Jun 11, 2024 - News

Where unaccompanied migrant children in SF come from

Bar chart showing the number of unaccompanied migrant children arriving in San Francisco from January 2015 to May 2023, by country of origin. At least 2,358 unaccompanied child migrants arrived in the city during that time period, with 44% from Guatemala and 30% from Honduras.
Data: U.S. Department of Human Health and Services via New York Times; Note: Includes places that have received at least 100 unaccompanied migrant children; Map: Kavya Beheraj/Axios

The majority of unaccompanied migrant children who arrived in San Francisco between 2015 and 2023 were from Central America.

  • That's based on U.S. Department of Human Health and Services data (HHS) on migrant children sponsors' ZIP codes, obtained by the New York Times through a Freedom of Information Act request.

Why it matters: Unaccompanied migrant children are an especially vulnerable group as federal, state and city leaders spar over sheltering and supporting foreigners who have crossed the border without permission, with some states seeking to crack down hard on illegal immigration.

By the numbers: At least 2,358 unaccompanied migrant children arrived in San Francisco between 2015 and 2023.

  • Top countries of origin were Guatemala (44%), Honduras (30%) and El Salvador (22%), all three of which have experienced political and economic instability.
  • Other countries like Nicaragua and Mexico made up the remaining share.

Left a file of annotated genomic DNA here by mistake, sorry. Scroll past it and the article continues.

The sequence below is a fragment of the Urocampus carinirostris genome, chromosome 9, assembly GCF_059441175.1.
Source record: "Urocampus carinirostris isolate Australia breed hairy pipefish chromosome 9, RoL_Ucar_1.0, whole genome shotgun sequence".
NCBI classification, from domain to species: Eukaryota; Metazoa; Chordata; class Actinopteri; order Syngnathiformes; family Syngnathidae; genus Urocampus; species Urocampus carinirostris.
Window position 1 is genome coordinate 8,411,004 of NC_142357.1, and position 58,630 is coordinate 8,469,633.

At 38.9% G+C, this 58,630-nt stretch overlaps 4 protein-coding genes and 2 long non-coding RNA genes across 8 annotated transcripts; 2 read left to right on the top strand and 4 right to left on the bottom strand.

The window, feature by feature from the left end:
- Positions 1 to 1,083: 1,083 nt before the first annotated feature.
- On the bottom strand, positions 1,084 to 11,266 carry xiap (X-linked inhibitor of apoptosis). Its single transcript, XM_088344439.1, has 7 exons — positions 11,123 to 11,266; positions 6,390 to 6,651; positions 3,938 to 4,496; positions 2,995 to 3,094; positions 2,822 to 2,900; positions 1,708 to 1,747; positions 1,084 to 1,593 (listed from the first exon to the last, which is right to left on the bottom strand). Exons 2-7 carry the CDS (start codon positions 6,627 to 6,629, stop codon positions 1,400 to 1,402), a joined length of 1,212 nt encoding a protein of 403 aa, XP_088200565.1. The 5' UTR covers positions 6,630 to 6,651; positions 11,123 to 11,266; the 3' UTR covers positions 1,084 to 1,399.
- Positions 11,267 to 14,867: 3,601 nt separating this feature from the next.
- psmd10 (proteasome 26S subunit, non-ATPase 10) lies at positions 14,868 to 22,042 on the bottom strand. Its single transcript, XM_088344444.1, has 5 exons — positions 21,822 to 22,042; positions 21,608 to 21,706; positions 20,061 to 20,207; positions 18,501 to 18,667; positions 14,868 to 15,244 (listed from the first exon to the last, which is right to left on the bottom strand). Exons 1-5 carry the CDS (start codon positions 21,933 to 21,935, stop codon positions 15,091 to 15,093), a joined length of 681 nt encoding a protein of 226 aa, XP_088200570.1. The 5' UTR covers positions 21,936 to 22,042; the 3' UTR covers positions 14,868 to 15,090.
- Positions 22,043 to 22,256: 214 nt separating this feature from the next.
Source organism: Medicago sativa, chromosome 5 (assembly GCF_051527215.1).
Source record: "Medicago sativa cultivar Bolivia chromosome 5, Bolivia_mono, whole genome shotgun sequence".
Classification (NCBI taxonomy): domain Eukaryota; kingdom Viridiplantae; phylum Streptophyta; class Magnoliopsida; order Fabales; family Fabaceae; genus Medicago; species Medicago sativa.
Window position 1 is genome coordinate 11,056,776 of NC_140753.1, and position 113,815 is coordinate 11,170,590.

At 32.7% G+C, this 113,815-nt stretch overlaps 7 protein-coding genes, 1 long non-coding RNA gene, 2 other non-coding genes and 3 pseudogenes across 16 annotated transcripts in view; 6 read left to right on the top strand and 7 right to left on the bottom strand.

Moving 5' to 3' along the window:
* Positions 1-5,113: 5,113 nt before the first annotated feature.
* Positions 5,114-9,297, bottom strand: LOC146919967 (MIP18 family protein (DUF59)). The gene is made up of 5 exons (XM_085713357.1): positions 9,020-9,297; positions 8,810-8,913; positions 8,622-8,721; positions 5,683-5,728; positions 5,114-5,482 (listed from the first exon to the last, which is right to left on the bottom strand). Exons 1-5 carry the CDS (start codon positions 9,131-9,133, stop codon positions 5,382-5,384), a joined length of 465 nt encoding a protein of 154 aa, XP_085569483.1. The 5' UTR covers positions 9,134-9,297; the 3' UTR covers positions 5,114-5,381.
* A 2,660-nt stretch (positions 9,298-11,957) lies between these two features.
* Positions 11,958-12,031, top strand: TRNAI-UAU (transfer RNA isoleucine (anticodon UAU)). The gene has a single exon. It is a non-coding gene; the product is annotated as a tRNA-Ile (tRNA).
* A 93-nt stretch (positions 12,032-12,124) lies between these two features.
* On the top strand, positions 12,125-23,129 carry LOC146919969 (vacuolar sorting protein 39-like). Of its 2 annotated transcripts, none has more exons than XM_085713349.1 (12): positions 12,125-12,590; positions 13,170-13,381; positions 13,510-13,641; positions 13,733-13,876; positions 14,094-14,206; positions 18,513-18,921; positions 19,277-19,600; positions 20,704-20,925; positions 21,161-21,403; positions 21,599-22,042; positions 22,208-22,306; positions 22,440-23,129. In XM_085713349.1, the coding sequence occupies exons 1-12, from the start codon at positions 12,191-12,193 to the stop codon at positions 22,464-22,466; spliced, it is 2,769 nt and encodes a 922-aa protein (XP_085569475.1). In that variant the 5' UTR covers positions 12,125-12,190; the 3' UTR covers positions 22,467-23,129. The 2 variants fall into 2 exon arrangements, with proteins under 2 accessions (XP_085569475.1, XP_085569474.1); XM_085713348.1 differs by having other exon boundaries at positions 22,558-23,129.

State of play: San Francisco established the Refugee and Immigrant Solidarity in Education program after taking steps to protect migrant youth in 2017.

  • City agencies aren't allowed to ask about immigration status, which poses some limitations to data collection. But SFUSD has recorded an uptick in new immigrant enrollment over the last few years as migration to the southern border surged.
  • To address the increase in need for migrant children and families, elected officials proposed new strategies for expanding family shelter capacity in March.

What they're saying: "There's a much higher percentage these days of folks coming with nothing: no friends, no family, no place to crash," Eric Cuentos, an SFUSD community manager, told San Francisco Chronicle last month. "It's a stark difference from the past."

The big picture: Most of the over 550,000 unaccompanied migrant children who arrived in U.S. cities between 2015 and 2023 ended up closer to the border in cities like Houston (about 32,000), Los Angeles (about 12,700) and Dallas (about 8,500).

  • If apprehended by immigration authorities, unaccompanied children are usually transferred to the care of the Office of Refugee Resettlement, which in turn tries to place them with sponsors.
  • Over 7,000 were released to sponsors in California — which operates a child welfare and foster care program — between October 2023 and April, according to federal data.

Yes, but: Migrant children "are ending up in some of the most punishing jobs in the country," per a recent Times investigation.

  • "This shadow workforce extends across industries in every state, flouting child labor laws that have been in place for nearly a century."

What we're watching: A new executive order has enabled President Biden to limit asylum claims at the southern border, though it contains exemptions for unaccompanied minors.

  • It could cause more parents to take the risk of separating from their children or sending them to the border alone, advocates say.
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